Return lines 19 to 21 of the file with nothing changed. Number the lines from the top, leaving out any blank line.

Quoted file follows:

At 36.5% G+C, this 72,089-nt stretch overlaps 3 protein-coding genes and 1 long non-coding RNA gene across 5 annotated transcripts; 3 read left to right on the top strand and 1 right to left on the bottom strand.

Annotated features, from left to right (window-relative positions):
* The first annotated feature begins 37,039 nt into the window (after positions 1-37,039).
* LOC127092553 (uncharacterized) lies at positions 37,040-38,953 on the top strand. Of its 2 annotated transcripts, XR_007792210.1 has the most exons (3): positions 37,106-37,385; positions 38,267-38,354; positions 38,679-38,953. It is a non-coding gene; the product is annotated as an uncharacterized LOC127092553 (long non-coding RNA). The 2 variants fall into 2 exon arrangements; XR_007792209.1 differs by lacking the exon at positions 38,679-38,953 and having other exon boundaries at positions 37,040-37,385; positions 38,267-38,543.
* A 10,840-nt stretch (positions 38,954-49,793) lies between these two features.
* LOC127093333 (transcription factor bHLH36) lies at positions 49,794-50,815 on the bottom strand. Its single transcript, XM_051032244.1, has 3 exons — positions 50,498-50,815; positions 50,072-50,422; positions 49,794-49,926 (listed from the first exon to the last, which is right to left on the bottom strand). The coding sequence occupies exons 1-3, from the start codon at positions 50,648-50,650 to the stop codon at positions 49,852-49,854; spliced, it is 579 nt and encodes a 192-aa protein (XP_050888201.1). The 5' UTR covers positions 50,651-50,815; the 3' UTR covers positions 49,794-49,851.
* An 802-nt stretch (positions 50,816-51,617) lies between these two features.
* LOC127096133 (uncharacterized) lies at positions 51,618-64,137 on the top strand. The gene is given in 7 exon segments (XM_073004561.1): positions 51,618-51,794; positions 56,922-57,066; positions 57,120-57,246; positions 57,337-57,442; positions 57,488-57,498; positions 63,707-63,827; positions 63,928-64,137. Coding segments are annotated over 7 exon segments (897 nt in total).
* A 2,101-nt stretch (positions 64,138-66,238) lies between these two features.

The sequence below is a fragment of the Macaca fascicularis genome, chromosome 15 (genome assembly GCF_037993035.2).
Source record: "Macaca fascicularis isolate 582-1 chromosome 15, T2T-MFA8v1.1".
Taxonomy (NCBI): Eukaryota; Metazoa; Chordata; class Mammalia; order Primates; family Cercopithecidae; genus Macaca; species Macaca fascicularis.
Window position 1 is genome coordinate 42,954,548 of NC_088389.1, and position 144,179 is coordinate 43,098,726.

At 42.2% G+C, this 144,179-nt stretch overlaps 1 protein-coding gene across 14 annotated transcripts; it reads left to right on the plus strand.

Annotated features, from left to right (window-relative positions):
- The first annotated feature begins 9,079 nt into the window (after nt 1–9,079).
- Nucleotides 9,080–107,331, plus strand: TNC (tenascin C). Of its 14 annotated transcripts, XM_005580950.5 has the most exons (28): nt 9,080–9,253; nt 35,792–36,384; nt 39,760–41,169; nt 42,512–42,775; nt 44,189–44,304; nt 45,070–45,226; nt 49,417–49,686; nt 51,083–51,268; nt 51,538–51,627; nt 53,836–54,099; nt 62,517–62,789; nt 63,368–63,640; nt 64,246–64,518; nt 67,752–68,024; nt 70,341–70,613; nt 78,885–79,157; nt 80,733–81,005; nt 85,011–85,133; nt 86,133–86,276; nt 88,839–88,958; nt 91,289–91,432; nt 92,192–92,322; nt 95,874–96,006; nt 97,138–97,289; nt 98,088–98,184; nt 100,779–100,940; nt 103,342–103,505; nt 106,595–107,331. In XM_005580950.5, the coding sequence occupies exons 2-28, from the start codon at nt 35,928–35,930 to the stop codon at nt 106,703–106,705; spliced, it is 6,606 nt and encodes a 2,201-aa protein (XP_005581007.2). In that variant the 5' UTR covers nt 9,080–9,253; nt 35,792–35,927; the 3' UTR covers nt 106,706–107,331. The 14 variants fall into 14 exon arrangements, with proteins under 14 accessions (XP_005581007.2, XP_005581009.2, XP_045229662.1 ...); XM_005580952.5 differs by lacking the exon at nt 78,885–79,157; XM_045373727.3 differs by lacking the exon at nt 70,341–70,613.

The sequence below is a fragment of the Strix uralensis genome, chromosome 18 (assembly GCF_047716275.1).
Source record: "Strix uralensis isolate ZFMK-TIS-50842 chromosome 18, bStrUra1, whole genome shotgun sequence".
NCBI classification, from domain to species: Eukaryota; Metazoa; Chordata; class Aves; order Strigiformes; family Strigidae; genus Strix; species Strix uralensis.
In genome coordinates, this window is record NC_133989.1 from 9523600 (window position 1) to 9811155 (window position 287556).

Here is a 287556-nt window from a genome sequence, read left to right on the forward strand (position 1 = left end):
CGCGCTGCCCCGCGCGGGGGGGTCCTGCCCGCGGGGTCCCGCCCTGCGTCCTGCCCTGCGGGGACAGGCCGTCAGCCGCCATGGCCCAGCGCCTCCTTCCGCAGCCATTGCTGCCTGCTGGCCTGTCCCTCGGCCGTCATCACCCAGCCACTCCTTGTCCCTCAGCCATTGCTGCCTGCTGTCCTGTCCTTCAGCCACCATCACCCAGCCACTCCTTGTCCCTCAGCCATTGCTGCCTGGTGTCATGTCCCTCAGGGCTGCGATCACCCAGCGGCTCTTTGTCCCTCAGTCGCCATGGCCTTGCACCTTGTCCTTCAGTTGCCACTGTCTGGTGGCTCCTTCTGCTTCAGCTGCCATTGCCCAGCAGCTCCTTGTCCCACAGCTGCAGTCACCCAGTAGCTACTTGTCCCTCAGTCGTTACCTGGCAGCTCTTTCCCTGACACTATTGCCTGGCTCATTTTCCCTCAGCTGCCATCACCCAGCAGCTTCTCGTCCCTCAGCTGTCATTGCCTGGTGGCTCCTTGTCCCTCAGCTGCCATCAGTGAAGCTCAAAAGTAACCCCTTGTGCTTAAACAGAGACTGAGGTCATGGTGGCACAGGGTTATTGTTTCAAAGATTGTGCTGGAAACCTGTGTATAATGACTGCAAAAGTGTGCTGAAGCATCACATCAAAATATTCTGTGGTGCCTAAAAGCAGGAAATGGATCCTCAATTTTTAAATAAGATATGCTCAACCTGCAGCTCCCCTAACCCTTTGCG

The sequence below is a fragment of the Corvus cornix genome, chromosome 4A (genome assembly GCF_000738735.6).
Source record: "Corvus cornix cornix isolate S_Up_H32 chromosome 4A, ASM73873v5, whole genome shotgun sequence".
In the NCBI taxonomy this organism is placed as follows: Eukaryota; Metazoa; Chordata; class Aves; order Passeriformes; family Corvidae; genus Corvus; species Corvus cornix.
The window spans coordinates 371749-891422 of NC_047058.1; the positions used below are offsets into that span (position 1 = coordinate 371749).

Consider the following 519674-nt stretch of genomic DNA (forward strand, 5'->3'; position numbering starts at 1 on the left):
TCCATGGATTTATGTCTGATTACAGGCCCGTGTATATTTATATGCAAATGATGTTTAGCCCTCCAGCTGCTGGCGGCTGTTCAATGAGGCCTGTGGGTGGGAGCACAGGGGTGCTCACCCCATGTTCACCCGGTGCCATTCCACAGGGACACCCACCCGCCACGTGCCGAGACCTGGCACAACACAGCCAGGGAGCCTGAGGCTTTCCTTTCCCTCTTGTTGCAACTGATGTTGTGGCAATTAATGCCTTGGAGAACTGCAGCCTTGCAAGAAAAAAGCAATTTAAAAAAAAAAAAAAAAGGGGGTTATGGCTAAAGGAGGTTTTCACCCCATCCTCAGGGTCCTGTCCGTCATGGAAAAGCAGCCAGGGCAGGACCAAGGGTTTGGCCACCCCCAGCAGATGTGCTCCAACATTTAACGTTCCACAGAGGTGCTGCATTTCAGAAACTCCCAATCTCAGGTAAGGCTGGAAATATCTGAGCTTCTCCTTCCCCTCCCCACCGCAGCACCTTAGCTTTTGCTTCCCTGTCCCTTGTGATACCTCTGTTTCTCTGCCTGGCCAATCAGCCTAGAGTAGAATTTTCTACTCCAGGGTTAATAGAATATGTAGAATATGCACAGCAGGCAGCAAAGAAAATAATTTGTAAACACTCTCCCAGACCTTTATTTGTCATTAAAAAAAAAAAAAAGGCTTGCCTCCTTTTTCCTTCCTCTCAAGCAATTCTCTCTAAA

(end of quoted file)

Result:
Source record: "Strix uralensis isolate ZFMK-TIS-50842 chromosome 18, bStrUra1, whole genome shotgun sequence".
NCBI classification, from domain to species: Eukaryota; Metazoa; Chordata; class Aves; order Strigiformes; family Strigidae; genus Strix; species Strix uralensis.
In genome coordinates, this window is record NC_133989.1 from 9523600 (window position 1) to 9811155 (window position 287556).